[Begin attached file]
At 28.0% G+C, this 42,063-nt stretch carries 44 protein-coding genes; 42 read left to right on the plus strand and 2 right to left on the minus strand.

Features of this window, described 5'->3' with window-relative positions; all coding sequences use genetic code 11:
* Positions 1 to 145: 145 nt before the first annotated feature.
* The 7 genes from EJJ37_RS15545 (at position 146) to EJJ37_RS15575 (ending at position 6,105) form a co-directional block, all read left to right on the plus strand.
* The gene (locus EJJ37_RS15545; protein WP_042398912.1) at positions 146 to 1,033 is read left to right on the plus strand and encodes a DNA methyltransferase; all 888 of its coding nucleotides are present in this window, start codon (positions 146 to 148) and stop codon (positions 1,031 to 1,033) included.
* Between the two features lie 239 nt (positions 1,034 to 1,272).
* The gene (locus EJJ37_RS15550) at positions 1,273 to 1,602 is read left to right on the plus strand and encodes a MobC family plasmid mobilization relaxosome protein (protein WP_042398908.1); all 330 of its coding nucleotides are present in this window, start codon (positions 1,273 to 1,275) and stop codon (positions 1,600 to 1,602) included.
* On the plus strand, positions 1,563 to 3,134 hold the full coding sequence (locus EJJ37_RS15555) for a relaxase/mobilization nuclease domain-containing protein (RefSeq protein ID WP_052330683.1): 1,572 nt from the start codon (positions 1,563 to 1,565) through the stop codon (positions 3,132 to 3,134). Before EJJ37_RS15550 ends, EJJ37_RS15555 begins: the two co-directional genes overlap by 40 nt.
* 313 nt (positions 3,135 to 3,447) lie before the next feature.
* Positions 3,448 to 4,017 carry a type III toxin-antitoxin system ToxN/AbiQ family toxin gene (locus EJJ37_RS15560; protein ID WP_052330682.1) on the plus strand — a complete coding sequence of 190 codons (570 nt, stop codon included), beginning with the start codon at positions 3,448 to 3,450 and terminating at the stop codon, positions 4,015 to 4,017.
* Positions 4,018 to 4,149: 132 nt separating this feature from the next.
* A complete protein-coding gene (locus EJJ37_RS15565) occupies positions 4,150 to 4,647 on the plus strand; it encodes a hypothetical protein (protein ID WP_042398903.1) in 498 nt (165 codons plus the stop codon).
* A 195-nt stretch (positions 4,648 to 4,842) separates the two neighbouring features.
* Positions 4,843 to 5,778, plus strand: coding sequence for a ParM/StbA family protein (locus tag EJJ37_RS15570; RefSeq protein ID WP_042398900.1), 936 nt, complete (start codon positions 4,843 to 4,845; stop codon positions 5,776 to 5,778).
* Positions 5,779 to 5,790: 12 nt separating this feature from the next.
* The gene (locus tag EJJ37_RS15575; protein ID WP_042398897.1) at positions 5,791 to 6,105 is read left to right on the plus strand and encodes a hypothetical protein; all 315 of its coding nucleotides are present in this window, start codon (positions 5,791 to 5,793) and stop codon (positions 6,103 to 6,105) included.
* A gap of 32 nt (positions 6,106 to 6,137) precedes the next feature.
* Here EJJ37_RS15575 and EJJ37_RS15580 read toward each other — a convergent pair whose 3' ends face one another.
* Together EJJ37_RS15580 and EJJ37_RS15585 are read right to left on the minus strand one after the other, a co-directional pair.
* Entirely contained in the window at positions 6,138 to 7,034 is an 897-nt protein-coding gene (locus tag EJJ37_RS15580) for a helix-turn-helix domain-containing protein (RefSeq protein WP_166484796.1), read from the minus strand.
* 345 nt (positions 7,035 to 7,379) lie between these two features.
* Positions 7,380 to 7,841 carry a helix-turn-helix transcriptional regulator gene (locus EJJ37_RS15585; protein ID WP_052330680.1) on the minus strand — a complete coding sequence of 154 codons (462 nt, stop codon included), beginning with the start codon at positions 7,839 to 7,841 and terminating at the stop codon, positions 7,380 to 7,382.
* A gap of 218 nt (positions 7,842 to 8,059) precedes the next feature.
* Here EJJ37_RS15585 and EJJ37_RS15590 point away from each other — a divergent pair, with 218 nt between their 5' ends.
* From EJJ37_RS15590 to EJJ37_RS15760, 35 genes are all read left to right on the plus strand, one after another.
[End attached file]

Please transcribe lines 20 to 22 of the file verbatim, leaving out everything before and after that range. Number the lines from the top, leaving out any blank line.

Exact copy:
* Entirely contained in the window at positions 6,138 to 7,034 is an 897-nt protein-coding gene (locus tag EJJ37_RS15580) for a helix-turn-helix domain-containing protein (RefSeq protein WP_166484796.1), read from the minus strand.
* 345 nt (positions 7,035 to 7,379) lie between these two features.
* Positions 7,380 to 7,841 carry a helix-turn-helix transcriptional regulator gene (locus EJJ37_RS15585; protein ID WP_052330680.1) on the minus strand — a complete coding sequence of 154 codons (462 nt, stop codon included), beginning with the start codon at positions 7,839 to 7,841 and terminating at the stop codon, positions 7,380 to 7,382.